When you are sitting at a stop light in your car and see motion out of the corner of your eye, there are two responses. The first is to push harder on the brake pedal and the second is to look at a lamp post, building or some other stationary object to see if your car moving.
To gauge your own movement requires a fixed object as a point of reference.
In the same way, ethics or morality are only valid if there is some point of reference by which behaviors can be compared. There can be no discussion about ethics if there is not a shared moral code by which to judge.
If you start with the premise that there is no God and all that we see is a result of time plus chance, then statements about morality and ethics can only be expressions of preference since there is no basis on which to declare any particular behavior right or wrong.
It appears that a majority of those who espouse the mantra that “there are no absolute values” have not thought through the implications of this belief. If there are no absolute values, then there can be no real discourse to solve conflict. Conflict would then be resolved by the stronger dominating the weak. Do moral relativists really want to live by the evolutionary code of survival of the fittest? If this premise is true, on what basis would the Columbine shooters or the Virginia Tech shooter be condemned? Were they not doing what their DNA told them to do? Were they not pursuing what they thought was the best course of action? On what basis would Hitler or Stalin be condemned? Were they not doing what they thought was best for their respective countries?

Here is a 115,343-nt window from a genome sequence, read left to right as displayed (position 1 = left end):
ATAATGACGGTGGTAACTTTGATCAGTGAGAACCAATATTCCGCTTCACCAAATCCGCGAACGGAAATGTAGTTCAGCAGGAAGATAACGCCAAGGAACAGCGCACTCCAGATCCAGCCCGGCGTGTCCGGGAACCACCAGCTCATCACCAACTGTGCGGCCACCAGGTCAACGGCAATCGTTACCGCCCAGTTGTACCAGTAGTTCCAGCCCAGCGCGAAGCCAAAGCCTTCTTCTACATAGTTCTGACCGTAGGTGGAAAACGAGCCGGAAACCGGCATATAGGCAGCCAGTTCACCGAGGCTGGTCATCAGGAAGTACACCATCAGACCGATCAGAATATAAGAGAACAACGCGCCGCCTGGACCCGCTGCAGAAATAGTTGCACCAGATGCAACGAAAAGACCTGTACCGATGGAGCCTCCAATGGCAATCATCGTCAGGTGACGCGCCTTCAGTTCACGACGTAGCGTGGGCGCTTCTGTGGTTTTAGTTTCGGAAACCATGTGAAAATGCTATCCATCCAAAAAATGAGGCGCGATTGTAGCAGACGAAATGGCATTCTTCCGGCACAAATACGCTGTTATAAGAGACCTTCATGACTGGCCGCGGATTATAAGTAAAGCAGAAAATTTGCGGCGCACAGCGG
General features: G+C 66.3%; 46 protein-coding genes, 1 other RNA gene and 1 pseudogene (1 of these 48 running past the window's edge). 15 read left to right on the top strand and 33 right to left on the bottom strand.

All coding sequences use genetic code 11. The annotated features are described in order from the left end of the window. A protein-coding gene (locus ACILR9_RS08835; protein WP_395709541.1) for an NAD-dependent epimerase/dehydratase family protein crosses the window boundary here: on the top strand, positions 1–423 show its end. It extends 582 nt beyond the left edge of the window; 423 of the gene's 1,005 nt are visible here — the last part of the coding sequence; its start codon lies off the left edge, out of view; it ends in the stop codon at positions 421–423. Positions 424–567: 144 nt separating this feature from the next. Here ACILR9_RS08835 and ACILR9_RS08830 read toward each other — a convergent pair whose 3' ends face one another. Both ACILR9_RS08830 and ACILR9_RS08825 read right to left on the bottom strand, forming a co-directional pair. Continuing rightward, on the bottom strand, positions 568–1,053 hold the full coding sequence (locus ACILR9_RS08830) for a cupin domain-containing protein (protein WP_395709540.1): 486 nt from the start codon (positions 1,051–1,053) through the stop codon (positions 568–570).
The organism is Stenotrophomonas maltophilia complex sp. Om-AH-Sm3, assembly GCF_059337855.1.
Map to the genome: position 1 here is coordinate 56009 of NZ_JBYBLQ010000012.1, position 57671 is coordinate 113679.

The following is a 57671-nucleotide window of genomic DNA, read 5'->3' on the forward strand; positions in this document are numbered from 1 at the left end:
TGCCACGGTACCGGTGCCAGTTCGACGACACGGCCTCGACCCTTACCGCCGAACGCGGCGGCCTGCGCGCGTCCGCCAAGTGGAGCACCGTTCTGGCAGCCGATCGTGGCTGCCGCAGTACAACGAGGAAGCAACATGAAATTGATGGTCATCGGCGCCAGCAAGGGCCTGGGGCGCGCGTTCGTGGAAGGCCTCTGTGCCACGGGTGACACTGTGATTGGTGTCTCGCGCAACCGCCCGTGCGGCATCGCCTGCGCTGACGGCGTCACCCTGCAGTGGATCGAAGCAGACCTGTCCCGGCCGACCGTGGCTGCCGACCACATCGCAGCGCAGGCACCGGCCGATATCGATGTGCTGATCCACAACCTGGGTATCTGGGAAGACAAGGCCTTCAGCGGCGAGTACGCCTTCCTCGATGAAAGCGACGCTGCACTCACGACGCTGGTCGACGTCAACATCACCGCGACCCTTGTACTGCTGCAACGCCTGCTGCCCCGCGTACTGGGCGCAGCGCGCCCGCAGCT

Thankfully, these men have been almost universally condemned, but on what basis?
Tim Keller makes the point that if you start with a premise and the results are not in accordance with observed reality, the premise should then be reexamined. We can observe that a majority of people do not live as though there are no absolute values. We collectively value human life. We define some behavior as criminal and punish those who pursue it. Observed reality is that we do define some behavior as wrong, therefore the premise must be wrong.
There is something in humanity that seeks to know where to draw the line between acceptable and unacceptable behavior. Naturalism cannot explain this, nor can it provide a means of drawing that line.
But, if we start with the premise that we are here as a result of a creator God and that He has revealed to us universal principles by which we should live, then we have no problem explaining the desire for standards. In addition, such a God provides the point of reference by which the standards can be established. The premise of a creator God seems to better explain observed human behavior.